POV: Bad Umpiring Hurt Baseball in 2021, Especially in the Playoffs. It’s Time for Change
When it comes to calling balls and strikes, MLB picks umpires based on seniority over performance, a practice that must stop, Questrom’s Mark Williams says
The 117th World Series is now behind us, with victory going to the tenacious Atlanta Braves, their first title since 1995. While different teams may win the trophy, one constant remains—bad pitch calling behind home plate. Players and fans deserve better, especially with so much riding on every pitch come playoff time.
After conducting a detailed performance study for the 2021 regular season, analyzing over 353,000 pitches, covering 2,430 games, there were a troubling 29,101 incorrect ball and strike calls made, equating to 12 times per game, or 1.3 per inning. On average, full-time umpires got it wrong 8.3 percent of the time, while younger call-up (substitute) umpires got it wrong 7.9 percent of the time. During the postseason and through the World Series, when the stakes are the highest and every pitch matters the most, Major League Baseball continues to allow second-rate umpires to officiate the biggest moments. The two best teams made it to the 2021 World Series, but unfortunately the best umpires did not. Of the seven umpires chosen, none were ranked in the top 10 for pitch-calling accuracy, and in fact, many ranked in the bottom quartile.
Home plate umpires exert the greatest influence on the game, judging every pitch that’s not hit. For the 2021 season, there were 74 full-time and 25 call-up umpires. The average age of full-time umpires was 49. The youngest (Nic Lentz) was 31 and the oldest (Joe West), 69. Interestingly, when rating pitch-calling performance, younger umpires tended to be higher performers.
Which makes sense, as this demanding job requires strong reflexes, eyesight, and physical stamina. The top-10 ball-strike callers averaged 5 years of experience, whereas the bottom 10 averaged 22 years behind the plate.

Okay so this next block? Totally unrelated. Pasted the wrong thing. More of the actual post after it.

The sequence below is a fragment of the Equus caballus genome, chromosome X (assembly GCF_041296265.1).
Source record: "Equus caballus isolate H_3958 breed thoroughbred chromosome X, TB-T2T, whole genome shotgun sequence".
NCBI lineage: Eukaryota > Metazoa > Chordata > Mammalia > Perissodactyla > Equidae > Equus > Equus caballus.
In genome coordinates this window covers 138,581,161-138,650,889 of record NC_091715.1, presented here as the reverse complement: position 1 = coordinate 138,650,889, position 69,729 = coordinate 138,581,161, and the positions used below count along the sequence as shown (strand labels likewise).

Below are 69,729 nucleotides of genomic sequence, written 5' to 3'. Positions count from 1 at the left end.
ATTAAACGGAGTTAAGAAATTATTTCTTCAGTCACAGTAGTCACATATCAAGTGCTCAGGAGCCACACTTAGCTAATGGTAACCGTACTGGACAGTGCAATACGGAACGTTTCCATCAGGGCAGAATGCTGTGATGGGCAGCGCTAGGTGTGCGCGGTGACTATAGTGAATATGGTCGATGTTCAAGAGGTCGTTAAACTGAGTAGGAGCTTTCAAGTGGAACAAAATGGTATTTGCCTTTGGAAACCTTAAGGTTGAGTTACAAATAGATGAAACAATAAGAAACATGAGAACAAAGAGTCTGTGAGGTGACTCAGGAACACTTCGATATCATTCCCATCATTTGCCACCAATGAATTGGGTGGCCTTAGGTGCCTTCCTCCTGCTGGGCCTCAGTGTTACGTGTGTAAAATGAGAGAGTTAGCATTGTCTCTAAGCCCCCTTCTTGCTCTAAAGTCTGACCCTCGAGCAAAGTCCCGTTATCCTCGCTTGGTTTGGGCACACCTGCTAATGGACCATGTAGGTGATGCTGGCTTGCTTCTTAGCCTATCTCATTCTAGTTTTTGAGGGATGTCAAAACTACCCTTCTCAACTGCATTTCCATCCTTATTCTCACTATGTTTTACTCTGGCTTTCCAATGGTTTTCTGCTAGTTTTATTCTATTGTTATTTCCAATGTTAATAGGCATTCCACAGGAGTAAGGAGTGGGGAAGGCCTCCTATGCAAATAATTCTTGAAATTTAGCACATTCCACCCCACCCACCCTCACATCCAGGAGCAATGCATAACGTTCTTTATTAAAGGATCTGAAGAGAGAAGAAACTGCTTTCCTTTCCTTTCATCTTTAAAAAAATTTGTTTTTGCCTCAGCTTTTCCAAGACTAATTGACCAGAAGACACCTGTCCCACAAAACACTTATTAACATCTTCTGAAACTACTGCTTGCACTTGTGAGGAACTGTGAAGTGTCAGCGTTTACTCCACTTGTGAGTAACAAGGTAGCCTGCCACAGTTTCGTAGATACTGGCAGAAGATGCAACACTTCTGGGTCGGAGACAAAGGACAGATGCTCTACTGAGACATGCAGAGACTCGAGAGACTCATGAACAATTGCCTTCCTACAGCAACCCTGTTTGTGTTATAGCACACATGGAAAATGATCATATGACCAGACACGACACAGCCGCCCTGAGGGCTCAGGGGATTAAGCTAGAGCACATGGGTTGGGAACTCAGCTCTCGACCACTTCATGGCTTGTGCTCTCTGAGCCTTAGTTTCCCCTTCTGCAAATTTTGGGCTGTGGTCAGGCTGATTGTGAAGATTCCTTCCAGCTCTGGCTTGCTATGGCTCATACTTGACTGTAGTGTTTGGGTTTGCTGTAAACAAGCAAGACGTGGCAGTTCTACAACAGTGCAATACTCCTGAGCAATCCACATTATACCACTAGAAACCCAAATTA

Prior to each opening day, MLB assigns 19 crews of four umpires. Based in part on seniority, one umpire is appointed crew chief. Crews work each game, assuming one of four field positions (except for the World Series, when seven umps are utilized). Though it seems counterintuitive, each game, crew members rotate positions clockwise—from base umpire to home plate duties—regardless of their pitch-calling ability. This is a major flaw, since we know that MLB umpires are not equal in their ball-strike accuracy. Some are better at field positions and others are best behind the plate. This rotation approach is relatively new. In the earlier days of the sport, there was specialization, and home plate duties were the purview of the most experienced umpires.
Last season, full-time umpires, on average, worked the plate 26 times and judged 3,840 pitches each, while call-up umps, on average, worked the plate 19 times and each judged 2,766 pitches; collectively, these umpires made over 29,000 bad calls. For this work, senior umpires can make $450,000 or more—not including the perks of postseason work.
Each year, the ball-strike calling of the top umpires continues to get stronger. However, the problem is that the lower performers are allowed to continue to work the plate. At some point, just like athletes, plate umpires hit their peak. Yet this reality appears to be ignored by MLB.
If pitch-calling accuracy demonstrated over the course of the regular season is not the primary criteria for working the big game, then what is?
There is a stark difference between the very top and very bottom performers. Here is one example: Tripp Gibson, age 40, who won UmpScores 2021 Umpire of the Year award, had an impressive regular season bad call ratio of only 6.43 percent, missing under nine calls per game. But, at the other end of the spectrum, Ed Hickox, age 59, had a bad call ratio of 10.82 percent, missing a staggering 16.3 calls per game, almost twice as many as Gibson. Why is that sizable error rate acceptable to MLB?
These two individuals are not outliers. When comparing the top and bottom 10 pitch callers, a deep accuracy divide remains. For 2021, the top 10 (average age 36) made bad calls only 6.89 percent of the time, or 9.8 per game. The bottom 10 (average age 56) made bad calls 10 percent of the time, or 14.71 per game. This staggering 45 percent swing in accuracy reinforces the fact that it matters who is behind home plate.